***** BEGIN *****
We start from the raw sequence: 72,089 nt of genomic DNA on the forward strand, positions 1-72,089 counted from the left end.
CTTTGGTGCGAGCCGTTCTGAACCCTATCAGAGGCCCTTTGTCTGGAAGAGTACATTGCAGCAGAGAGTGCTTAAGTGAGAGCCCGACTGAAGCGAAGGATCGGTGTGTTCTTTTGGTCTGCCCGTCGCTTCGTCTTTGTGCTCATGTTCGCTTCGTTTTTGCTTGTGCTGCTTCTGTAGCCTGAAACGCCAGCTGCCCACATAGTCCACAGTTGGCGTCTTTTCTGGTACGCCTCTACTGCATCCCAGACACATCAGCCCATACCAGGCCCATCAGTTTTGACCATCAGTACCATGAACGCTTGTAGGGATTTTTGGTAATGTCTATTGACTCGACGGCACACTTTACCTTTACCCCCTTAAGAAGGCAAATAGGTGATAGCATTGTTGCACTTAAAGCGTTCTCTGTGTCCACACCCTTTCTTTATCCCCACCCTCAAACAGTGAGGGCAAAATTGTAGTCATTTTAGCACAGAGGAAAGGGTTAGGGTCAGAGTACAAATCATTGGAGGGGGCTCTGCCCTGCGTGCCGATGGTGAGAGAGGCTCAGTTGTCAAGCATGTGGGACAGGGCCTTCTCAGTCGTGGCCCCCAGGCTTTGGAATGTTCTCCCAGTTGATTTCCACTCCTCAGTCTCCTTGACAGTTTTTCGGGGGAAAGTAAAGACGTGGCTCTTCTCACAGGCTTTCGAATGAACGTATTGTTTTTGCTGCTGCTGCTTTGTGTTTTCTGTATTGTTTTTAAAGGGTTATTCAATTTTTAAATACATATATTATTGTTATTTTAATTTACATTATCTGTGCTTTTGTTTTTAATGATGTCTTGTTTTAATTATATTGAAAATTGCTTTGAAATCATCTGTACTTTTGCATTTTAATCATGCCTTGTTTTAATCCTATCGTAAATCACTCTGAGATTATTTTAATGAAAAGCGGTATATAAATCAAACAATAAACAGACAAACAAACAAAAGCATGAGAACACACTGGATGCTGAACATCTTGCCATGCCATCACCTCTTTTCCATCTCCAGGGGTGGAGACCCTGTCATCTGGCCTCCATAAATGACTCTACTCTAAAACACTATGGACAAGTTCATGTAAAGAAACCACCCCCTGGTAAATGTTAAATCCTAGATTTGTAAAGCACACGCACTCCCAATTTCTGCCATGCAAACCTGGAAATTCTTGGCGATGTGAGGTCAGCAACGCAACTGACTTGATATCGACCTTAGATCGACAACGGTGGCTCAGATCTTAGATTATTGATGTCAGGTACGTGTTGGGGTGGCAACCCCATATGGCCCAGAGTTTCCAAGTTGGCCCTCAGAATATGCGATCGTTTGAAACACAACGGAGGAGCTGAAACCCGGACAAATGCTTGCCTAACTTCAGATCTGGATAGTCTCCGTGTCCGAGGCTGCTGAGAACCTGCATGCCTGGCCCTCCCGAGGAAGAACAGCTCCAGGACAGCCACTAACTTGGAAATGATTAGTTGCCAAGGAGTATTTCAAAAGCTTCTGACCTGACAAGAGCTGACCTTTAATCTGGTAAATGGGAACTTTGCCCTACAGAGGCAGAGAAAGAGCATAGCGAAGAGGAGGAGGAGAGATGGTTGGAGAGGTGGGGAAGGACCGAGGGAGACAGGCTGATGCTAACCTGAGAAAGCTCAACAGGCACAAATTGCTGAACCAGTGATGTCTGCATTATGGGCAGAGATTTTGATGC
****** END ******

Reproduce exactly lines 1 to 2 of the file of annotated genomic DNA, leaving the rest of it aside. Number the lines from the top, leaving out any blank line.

We start from the raw sequence: 72,089 nt of genomic DNA on the forward strand, positions 1-72,089 counted from the left end.
CTTTGGTGCGAGCCGTTCTGAACCCTATCAGAGGCCCTTTGTCTGGAAGAGTACATTGCAGCAGAGAGTGCTTAAGTGAGAGCCCGACTGAAGCGAAGGATCGGTGTGTTCTTTTGGTCTGCCCGTCGCTTCGTCTTTGTGCTCATGTTCGCTTCGTTTTTGCTTGTGCTGCTTCTGTAGCCTGAAACGCCAGCTGCCCACATAGTCCACAGTTGGCGTCTTTTCTGGTACGCCTCTACTGCATCCCAGACACATCAGCCCATACCAGGCCCATCAGTTTTGACCATCAGTACCATGAACGCTTGTAGGGATTTTTGGTAATGTCTATTGACTCGACGGCACACTTTACCTTTACCCCCTTAAGAAGGCAAATAGGTGATAGCATTGTTGCACTTAAAGCGTTCTCTGTGTCCACACCCTTTCTTTATCCCCACCCTCAAACAGTGAGGGCAAAATTGTAGTCATTTTAGCACAGAGGAAAGGGTTAGGGTCAGAGTACAAATCATTGGAGGGGGCTCTGCCCTGCGTGCCGATGGTGAGAGAGGCTCAGTTGTCAAGCATGTGGGACAGGGCCTTCTCAGTCGTGGCCCCCAGGCTTTGGAATGTTCTCCCAGTTGATTTCCACTCCTCAGTCTCCTTGACAGTTTTTCGGGGGAAAGTAAAGACGTGGCTCTTCTCACAGGCTTTCGAATGAACGTATTGTTTTTGCTGCTGCTGCTTTGTGTTTTCTGTATTGTTTTTAAAGGGTTATTCAATTTTTAAATACATATATTATTGTTATTTTAATTTACATTATCTGTGCTTTTGTTTTTAATGATGTCTTGTTTTAATTATATTGAAAATTGCTTTGAAATCATCTGTACTTTTGCATTTTAATCATGCCTTGTTTTAATCCTATCGTAAATCACTCTGAGATTATTTTAATGAAAAGCGGTATATAAATCAAACAATAAACAGACAAACAAACAAAAGCATGAGAACACACTGGATGCTGAACATCTTGCCATGCCATCACCTCTTTTCCATCTCCAGGGGTGGAGACCCTGTCATCTGGCCTCCATAAATGACTCTACTCTAAAACACTATGGACAAGTTCATGTAAAGAAACCACCCCCTGGTAAATGTTAAATCCTAGATTTGTAAAGCACACGCACTCCCAATTTCTGCCATGCAAACCTGGAAATTCTTGGCGATGTGAGGTCAGCAACGCAACTGACTTGATATCGACCTTAGATCGACAACGGTGGCTCAGATCTTAGATTATTGATGTCAGGTACGTGTTGGGGTGGCAACCCCATATGGCCCAGAGTTTCCAAGTTGGCCCTCAGAATATGCGATCGTTTGAAACACAACGGAGGAGCTGAAACCCGGACAAATGCTTGCCTAACTTCAGATCTGGATAGTCTCCGTGTCCGAGGCTGCTGAGAACCTGCATGCCTGGCCCTCCCGAGGAAGAACAGCTCCAGGACAGCCACTAACTTGGAAATGATTAGTTGCCAAGGAGTATTTCAAAAGCTTCTGACCTGACAAGAGCTGACCTTTAATCTGGTAAATGGGAACTTTGCCCTACAGAGGCAGAGAAAGAGCATAGCGAAGAGGAGGAGGAGAGATGGTTGGAGAGGTGGGGAAGGACCGAGGGAGACAGGCTGATGCTAACCTGAGAAAGCTCAACAGGCACAAATTGCTGAACCAGTGATGTCTGCATTATGGGCAGAGATTTTGATGC